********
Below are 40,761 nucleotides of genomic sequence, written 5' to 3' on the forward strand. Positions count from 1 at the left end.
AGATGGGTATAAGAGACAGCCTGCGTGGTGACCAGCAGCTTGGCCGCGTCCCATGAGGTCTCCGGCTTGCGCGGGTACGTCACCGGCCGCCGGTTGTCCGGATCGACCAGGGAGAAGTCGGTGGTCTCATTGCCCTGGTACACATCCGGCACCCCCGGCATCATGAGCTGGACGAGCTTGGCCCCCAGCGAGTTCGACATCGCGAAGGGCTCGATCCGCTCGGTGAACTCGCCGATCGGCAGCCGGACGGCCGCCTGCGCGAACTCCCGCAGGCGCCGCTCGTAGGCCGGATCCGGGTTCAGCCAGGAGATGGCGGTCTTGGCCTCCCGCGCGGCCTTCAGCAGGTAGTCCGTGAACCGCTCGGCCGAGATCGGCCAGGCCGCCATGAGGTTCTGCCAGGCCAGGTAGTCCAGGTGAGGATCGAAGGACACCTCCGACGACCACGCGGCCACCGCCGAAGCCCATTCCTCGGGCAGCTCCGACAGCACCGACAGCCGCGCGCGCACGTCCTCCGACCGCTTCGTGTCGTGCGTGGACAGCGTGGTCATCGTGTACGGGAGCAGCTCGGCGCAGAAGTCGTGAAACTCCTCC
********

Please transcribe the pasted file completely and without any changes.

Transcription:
Below are 40,761 nucleotides of genomic sequence, written 5' to 3' on the forward strand. Positions count from 1 at the left end.
AGATGGGTATAAGAGACAGCCTGCGTGGTGACCAGCAGCTTGGCCGCGTCCCATGAGGTCTCCGGCTTGCGCGGGTACGTCACCGGCCGCCGGTTGTCCGGATCGACCAGGGAGAAGTCGGTGGTCTCATTGCCCTGGTACACATCCGGCACCCCCGGCATCATGAGCTGGACGAGCTTGGCCCCCAGCGAGTTCGACATCGCGAAGGGCTCGATCCGCTCGGTGAACTCGCCGATCGGCAGCCGGACGGCCGCCTGCGCGAACTCCCGCAGGCGCCGCTCGTAGGCCGGATCCGGGTTCAGCCAGGAGATGGCGGTCTTGGCCTCCCGCGCGGCCTTCAGCAGGTAGTCCGTGAACCGCTCGGCCGAGATCGGCCAGGCCGCCATGAGGTTCTGCCAGGCCAGGTAGTCCAGGTGAGGATCGAAGGACACCTCCGACGACCACGCGGCCACCGCCGAAGCCCATTCCTCGGGCAGCTCCGACAGCACCGACAGCCGCGCGCGCACGTCCTCCGACCGCTTCGTGTCGTGCGTGGACAGCGTGGTCATCGTGTACGGGAGCAGCTCGGCGCAGAAGTCGTGAAACTCCTCC